Excessive explanation, part eight

Happy new year all, well enough chit chat, more type inference!

Recall that we are going through the seminal paper on ML type inference line-by-line and explaining all the jargon and symbols. Last year we got through the introduction.

2 The language

Assuming a set Id of identifiers x the language Exp of expressions e
is given by the syntax

e ::= x | e e' | λx.e | let x = e in e'

(where parentheses may be used to avoid ambiguity). 

This is the grammar of the extremely stripped-down version of ML that we’re going to type check. The language is called “Exp”. The ::= is just the separator between the grammar term “e” and all the kinds of things it can be, separated by bars.

So this is saying that an expression (“e”) can be:

  • an identifier — x here is used as a stand-in for any identifier.
  • a function call, where e is the function and e' is the argument, and both are expressions. Remember that in ML we pass arguments to functions by putting the function followed by a space followed by the argument.
  • a function definition, where λ begins the function, x is an identifier that stands in for the parameter, the . separates the parameter from the body, and e is the body of the function, an expression. In conventional OCaml we would say fun instead of λ and so on. (And of course C# programmers now see why we call inline functions “lambda expressions”.) Recall that in ML all functions are functions of one argument; a function of two arguments is just a function of one argument that returns a function of one argument.
  • a let expression; we define a new “variable” called x, assign the value of expression e to it, and then we can use x inside the body of expression e'. Of course the “variables” are not really variables; they only change once. They’re named values. Notice that this implies that expressions are things that have values; we’ll get into that more later.

The authors do not bother to give the grammar for parenthesized expressions; you can work it out easily enough. Similarly they do not say what the parse of something like a b c d is; is that ((a b) c) d or a (b (c d)) or what? None of this is important for the purposes of type inference, so these details are glossed over.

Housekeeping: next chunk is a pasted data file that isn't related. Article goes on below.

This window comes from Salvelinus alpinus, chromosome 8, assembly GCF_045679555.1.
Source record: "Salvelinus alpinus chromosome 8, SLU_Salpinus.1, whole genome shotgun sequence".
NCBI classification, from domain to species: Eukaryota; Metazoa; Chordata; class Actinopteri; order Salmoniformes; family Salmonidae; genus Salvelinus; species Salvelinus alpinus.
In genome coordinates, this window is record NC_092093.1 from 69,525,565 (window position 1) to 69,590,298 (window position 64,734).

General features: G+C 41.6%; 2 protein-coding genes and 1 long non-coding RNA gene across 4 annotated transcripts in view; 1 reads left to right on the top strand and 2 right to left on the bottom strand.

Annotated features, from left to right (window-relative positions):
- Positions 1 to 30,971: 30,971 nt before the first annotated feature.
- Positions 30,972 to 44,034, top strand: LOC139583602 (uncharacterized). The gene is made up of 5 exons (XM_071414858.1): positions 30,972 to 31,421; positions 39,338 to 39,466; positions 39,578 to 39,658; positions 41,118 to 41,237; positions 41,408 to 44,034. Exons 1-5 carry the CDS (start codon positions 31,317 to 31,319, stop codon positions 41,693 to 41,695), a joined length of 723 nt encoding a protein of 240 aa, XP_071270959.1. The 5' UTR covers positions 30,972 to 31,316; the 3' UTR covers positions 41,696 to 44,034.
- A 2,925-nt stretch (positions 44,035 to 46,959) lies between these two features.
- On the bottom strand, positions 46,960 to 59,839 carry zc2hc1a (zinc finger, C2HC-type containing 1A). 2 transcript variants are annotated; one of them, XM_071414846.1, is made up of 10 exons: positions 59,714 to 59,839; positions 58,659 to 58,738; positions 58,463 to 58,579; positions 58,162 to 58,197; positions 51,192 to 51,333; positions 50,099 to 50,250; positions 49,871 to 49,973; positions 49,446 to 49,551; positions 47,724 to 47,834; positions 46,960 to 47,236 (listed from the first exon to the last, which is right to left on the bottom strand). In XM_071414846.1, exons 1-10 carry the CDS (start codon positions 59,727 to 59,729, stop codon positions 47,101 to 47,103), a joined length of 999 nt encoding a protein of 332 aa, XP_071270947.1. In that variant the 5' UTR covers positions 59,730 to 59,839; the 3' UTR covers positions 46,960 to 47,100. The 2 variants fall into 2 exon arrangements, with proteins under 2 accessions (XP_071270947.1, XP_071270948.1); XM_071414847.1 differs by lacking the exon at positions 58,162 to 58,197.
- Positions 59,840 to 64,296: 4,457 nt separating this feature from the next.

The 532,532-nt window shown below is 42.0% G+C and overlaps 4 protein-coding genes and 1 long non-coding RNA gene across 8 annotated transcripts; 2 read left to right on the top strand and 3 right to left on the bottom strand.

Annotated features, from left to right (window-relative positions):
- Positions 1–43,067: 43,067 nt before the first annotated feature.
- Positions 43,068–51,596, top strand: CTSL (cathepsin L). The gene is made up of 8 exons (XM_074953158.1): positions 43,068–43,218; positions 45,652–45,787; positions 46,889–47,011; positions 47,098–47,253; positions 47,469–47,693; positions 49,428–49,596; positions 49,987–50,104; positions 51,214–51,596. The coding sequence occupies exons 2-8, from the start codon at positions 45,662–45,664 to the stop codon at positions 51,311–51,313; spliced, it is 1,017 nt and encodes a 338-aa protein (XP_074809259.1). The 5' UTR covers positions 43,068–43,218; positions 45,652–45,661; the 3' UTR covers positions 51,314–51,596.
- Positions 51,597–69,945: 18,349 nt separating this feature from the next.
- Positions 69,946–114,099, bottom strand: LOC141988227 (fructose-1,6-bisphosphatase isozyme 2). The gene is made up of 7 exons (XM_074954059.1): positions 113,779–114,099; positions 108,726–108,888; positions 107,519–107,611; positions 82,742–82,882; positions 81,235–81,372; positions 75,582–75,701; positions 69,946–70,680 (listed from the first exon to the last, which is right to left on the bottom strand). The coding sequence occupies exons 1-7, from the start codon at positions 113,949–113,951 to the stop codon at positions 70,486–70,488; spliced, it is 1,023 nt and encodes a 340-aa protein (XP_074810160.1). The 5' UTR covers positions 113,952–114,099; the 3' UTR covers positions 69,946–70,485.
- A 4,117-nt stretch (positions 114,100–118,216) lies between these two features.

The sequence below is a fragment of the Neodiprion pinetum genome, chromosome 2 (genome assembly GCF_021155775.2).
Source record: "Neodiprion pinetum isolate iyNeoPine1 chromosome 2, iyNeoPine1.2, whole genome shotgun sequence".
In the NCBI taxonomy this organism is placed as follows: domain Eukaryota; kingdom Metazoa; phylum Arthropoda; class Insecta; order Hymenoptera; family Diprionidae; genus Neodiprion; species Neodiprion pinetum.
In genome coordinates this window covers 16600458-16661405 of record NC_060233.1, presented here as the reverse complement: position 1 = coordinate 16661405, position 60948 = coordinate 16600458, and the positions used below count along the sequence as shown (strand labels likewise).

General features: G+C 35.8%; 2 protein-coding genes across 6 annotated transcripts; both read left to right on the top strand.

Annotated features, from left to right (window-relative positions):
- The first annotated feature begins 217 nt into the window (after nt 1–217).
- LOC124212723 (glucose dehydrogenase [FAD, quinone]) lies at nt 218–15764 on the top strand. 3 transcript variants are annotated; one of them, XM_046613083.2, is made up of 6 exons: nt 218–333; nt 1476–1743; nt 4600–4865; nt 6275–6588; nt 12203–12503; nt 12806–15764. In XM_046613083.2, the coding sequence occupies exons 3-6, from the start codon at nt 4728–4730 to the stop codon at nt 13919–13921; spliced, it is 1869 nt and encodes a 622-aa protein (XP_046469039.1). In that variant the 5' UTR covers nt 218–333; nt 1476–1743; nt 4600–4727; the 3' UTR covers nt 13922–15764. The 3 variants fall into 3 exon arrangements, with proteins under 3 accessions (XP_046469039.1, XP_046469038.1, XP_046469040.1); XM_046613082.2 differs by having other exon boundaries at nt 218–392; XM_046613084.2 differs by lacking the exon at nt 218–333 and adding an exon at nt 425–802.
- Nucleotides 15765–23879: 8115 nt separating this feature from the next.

Only the last clause extends the λ-calculus. Indeed for type checking
purposes every let expression could be eliminated (by replacing x by
e everywhere in e'), except for the important consideration that in 
on-line use of ML declarations

let x = e

are allowed, whose scope (e') is the remainder of the on-line
session. As illustrated in the introduction, it must be possible
to assign type-schemes to the identifiers thus declared.

The point here is that let-expressions are just a syntactic convenience; we could eliminate them as we did recursion and “if-then-else”. By “on-line session”, the authors mean the ML REPL. In the REPL, you can simply assign values to variables and those variables stick around for the remainder of the session, as though the remainder of the session was the body of the invisible “in”.

The mapping between a bunch of variables and their values is called an “environment”, and we’ll be talking a lot about environments in future episodes.

So that’s the programming language we’re going to be analyzing. Obviously it is a much smaller language than you’d typically use for line-of-business programming. There are no numbers, no strings, and so on. But if we can do type inference in this language, we can easily extend type inference to more generally useful languages.

Next time: we’ll define an entirely separate little language for describing types.

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